House Speaker John Boehner, R-Ohio, added his two cents to the pot of job creation plans today when he called for a total reform of the tax code, fewer federal regulations and an expansion of infrastructure projects and domestic energy production.
Boehner’s proposals almost directly mirror the agenda put forth in early September by House Majority Leader Eric Cantor, R-Va., and even include a few similarities with President Obama’s American Jobs Act.
But while the president’s plan focuses partially on the employee side of the equation, with payroll tax breaks and extended unemployment insurance, Boehner’s plan targets the employer side by lowering the corporate tax rate and rolling back environmental and labor regulations.
“My worry is that for American job creators, all the uncertainty is turning to fear that this toxic environment for job creation is a permanent state,” Boehner said Thursday in a speech to the Economic Club of D.C. ”Job creators in America are essentially on strike.”
One way Boehner proposed to inspire those jobs creators to hire more workers was to decrease the corporate tax rate and simplify the tax code so companies have more money to invest.
Boehner called on the debt super committee, which is tasked with finding $1.5 trillion in spending cuts before Nov. 23, to get the ball rolling on a complete overhaul of the tax system that includes closing loopholes and lowering rates for both individuals and corporations.
But while there is almost universal agreement that the tax code is too complex, economists are at odds over whether lowering businesses’ tax burden will actually result in them hiring more people.
“What guarantees that that money goes into hiring?” asked Brad Kemp, the director of regional research at Beacon Economics. “What’s to say they won’t invest in manufacturing equipment or something else? Lowering taxes does not guarantee we’re going to get more jobs.”
But William McBride, an economist at the Tax Foundation, said dropping the corporate tax rate 10 percentage points, as GOP presidential candidate Mitt Romney suggested, would create as many as 1 million jobs in a year.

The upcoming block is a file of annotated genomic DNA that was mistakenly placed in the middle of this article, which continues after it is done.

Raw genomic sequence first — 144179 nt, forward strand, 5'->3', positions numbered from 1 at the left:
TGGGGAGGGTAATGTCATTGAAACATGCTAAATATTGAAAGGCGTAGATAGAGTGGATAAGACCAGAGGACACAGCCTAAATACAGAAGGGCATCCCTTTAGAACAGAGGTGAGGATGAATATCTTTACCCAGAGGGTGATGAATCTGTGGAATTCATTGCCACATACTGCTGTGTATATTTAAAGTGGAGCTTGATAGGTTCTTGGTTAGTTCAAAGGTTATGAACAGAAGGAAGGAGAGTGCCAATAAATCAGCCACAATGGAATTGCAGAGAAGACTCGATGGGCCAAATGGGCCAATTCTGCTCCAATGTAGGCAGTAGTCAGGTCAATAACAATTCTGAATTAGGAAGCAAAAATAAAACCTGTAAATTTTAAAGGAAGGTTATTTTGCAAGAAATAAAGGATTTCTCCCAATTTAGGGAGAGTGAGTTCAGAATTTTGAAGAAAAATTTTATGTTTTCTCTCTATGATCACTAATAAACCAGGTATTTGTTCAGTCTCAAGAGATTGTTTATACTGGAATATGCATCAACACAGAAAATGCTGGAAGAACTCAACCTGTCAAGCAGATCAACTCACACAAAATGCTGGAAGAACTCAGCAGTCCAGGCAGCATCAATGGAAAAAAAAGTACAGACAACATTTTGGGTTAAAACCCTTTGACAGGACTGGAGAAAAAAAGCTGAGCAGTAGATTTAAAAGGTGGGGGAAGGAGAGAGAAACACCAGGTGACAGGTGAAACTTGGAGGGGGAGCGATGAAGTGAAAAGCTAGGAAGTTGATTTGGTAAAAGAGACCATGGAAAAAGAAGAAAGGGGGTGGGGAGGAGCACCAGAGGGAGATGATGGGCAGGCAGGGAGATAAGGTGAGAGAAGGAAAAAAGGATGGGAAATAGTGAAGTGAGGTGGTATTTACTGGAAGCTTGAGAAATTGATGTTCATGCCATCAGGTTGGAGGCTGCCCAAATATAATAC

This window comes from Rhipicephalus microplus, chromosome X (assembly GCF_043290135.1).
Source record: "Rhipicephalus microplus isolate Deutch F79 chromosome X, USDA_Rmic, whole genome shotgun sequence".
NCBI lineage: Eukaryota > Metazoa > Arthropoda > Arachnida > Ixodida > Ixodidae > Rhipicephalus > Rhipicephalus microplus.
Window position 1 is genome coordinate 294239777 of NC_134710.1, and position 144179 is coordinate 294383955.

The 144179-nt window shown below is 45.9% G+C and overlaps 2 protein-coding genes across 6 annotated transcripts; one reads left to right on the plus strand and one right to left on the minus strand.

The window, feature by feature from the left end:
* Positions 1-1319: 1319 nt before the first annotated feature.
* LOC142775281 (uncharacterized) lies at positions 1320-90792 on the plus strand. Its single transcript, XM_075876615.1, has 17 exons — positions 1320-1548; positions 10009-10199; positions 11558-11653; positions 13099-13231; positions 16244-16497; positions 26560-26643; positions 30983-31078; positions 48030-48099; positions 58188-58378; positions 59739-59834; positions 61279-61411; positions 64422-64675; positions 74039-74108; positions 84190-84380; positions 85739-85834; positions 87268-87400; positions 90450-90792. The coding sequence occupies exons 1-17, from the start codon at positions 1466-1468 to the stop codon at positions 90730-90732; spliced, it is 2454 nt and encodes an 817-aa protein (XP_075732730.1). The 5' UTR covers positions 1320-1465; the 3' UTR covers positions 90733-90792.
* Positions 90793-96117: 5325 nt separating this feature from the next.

“The corporate tax rate is generally considered to be the most harmful of taxes in terms of economic growth … there is a lot of bipartisan agreement about this,” McBride told ABC News shortly after Romney introduced his plan.
Both Boehner and Cantor, the No. 2 Republican in the House, proposed a roll-back of federal regulations, many of which come from the Environmental Protection Agency.
The EPA’s proposed Clean Air Act rules are almost universally hated by Republicans. Besides Boehner and Cantor, all three of the GOP presidential candidates who have laid out a jobs agenda — Romney, Jon Huntsman and Newt Gingrich — called for the EPA regulations to be repealed.
Boehner, in particular, called for speedy passage of a bill that requires Congress to sign off on any new regulations — which are created and implemented in the executive branch — that could have a “major impact” on the economy.
Shortly after Cantor announced his plan, which targeted seven such regulations from the EPA, Obama announced he would stop the implementation of the most costly rule, which would have capped ozone emissions. The new policy carried an estimated $25 billion annual price tag.
In a similar show of bipartisan agreement, Boehner said he was “not opposed to responsible spending” on infrastructure projects, so long as they are coupled with expanding domestic energy production.
Obama’s jobs act includes $100 billion worth of transportation and other infrastructure projects that he said will help put to work the “more than 1 million unemployed construction workers ready to get dirty right now.”
“Infrastructure investment is the best thing he can do, period,” Kemp said. “By creating a better electric grid, expanding roadways and expanding transportation infrastructure, you are ultimately allowing for businesses to grow.”
Besides directly spending money to rebuild America’s bridges, Kemp said the best way politicians can spur job growth is to abandon the brinkmanship that has dominated Washington since the debt ceiling debate.
“Businesses are not investing because they are saying, ‘I don’t know what’s going to happen because I don’t have a clear view from my government,’” Kemp said. “If you want to blame somebody, blame the dissention between the parties.”